COVER Photo: Ella Olsson / Unsplash

During this holiday season, as I think about how I’ll celebrate with my family around the dinner table, I have a special appreciation for the work that our food service innovation team does: This unique team helps people around the world access healthy, delicious plant-based food, and consequently decreases demand for meat, reducing the number of animals born into inhumane factory farming conditions.

By working with the largest food service companies—including ISS Guckenheimer, Aramark, Sodexo, Fresh Ideas and HHS—that serve millions of meals at hospitals, grade schools, universities, military bases and correctional facilities, our team has helped these companies commit to make 50% of menu offerings plant-based by 2025. In 2022 alone, we persuaded more than 88 companies, school districts, universities, hospitals and other institutions to adopt policies for reducing meat usage and serving more plant-based foods.

Our food service innovation team is also a source of inspiration for planning holiday menus that are not only delicious but aligned with humane values. This talented group compiled some tips and tricks to help everyone have a delicious holiday season without harming animals.

  1. Equip your kitchen with plant-based staples

Keeping staples like plant-based butters, milks and cheeses on hand makes swapping out ingredients easy.

Most side dishes are simple to adapt by replacing dairy butter or milk with non-dairy alternatives. Consider making all your side dishes vegan so everyone at the table—including those with milk allergies or lactose intolerance—can enjoy them. Offering plant-based versions of familiar dishes is a great way to introduce your friends and family to more humane options.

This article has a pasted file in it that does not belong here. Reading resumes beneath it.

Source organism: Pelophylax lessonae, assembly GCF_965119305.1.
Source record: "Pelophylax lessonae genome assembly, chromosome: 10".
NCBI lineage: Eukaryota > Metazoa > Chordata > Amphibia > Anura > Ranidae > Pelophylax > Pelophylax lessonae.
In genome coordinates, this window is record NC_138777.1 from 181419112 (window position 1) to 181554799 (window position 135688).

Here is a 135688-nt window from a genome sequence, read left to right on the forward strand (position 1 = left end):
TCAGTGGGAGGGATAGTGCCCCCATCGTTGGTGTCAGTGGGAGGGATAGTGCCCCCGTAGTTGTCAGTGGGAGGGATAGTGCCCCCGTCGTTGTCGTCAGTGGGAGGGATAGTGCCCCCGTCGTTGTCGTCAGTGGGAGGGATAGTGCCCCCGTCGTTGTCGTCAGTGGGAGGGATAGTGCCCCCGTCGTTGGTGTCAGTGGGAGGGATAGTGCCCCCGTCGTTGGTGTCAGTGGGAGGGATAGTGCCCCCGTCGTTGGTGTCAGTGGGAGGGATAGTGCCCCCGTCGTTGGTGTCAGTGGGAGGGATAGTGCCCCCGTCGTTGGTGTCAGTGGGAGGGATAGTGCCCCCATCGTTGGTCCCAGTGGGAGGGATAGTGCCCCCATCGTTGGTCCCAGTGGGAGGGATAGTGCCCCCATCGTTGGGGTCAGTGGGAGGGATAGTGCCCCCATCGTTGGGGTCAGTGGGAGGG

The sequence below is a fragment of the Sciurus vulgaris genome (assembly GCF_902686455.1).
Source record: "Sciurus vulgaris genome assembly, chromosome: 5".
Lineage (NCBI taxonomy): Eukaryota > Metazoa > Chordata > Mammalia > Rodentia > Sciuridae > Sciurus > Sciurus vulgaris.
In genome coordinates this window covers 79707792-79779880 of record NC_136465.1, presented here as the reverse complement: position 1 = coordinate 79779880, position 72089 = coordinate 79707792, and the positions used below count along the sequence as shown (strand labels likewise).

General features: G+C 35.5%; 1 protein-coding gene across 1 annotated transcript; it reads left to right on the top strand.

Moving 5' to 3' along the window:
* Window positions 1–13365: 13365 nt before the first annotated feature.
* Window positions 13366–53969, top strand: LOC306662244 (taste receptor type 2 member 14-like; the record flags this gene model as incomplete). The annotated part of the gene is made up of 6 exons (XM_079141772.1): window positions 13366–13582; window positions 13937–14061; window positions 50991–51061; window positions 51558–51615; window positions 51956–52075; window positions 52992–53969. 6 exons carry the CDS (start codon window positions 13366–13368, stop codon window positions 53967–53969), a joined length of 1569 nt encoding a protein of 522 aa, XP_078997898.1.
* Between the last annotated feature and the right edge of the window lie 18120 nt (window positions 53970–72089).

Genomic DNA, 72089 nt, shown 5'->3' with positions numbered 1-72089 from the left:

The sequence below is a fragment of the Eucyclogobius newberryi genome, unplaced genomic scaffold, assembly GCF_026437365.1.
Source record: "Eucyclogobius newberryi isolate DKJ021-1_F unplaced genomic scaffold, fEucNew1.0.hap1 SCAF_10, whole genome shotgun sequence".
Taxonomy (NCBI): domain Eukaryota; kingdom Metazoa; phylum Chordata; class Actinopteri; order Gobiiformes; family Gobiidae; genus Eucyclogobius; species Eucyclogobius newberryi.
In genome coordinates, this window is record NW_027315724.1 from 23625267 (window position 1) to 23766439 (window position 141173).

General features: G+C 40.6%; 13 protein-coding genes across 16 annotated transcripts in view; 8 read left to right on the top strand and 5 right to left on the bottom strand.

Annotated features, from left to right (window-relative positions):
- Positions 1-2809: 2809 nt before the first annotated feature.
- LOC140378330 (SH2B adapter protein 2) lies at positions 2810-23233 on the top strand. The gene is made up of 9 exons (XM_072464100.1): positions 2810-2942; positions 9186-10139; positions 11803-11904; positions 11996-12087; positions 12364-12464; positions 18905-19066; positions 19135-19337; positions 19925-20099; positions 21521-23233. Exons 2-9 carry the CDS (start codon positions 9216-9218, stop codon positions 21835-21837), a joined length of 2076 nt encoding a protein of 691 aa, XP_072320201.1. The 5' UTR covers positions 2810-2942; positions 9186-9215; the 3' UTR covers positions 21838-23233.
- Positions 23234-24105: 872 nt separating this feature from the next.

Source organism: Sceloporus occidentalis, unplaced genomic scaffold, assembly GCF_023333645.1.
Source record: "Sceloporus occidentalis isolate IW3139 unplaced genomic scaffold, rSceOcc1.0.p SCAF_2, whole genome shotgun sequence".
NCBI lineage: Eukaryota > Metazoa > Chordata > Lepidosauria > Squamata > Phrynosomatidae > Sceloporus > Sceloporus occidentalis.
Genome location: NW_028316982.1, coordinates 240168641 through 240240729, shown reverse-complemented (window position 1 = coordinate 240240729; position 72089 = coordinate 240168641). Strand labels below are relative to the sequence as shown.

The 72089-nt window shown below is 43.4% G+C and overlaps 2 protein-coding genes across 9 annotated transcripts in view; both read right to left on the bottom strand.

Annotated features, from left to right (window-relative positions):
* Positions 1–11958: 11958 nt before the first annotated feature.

One of Chef Alicia Bell’s family favorites is bourbon whipped sweet potatoes. The dish is simple: Roast sweet potatoes and then whip them up with fresh orange zest, bourbon and a little plant-based butter, then top it with a pecan, brown sugar and thyme crumble. Bell, a program manager on our culinary team, calls this delicious dish a plant-based variation on the classic sweet potato casserole.

  1. Begin with dishes you know you like

As the holidays approach, start experimenting with the dishes you already love, swapping out animal proteins with beans, lentils, legumes, vegetables and grains. For example, white beans can replace meat in soup, or you can use vegetable broth instead of chicken broth in your favorite stuffing recipe.

The HSUS food service innovation team trains chefs at university cafeterias in plant-based culinary tips and tricks. Rutgers University set up a vegetable carving station as part of its plant-based Thanksgiving menu. Kathleen Kastner/The HSUS

  1. Start a conversation about plant-based meals

If you are hosting a dinner with guests who don’t eat meat, eggs or dairy, don’t be shy about asking in advance what they like. By asking about their preferences, you’ll show that you respect and recognize their dietary choices and want to accommodate them, even if the whole meal isn’t plant-based. You can also ask them to share a recipe they love, which is a good way to learn from friends and family.

If you’re juggling lots of recipes for your holiday meals, you can also take the easier route: Grocery stores increasingly offer premade plant-based roasts that simply require time in the oven, and you can dress them up with an easy plant-based gravy that everyone will savor, whether they’re vegetarian or not.

  1. Don’t bite off more than you can chew

For the holidays or anytime, it’s OK to start to go plant-based gradually—and, thankfully, it’s easier than ever to do. You might start by making one day per week completely plant-based, or one meal per day, and then grow from there. Many restaurants and fast-food chains now offer plant-based meals, so it’s simple enough to try a new dish on the go.

  1. Make good use of hundreds of plant-based recipes online

Our food service innovation team creates distinctive meals for major food service companies that serve institutions such as colleges, hospitals, schools and more across the country, and our chefs often share their recipes. You can find many of those recipes here.

Wishing you and yours a happy, healthy and humane holiday season.

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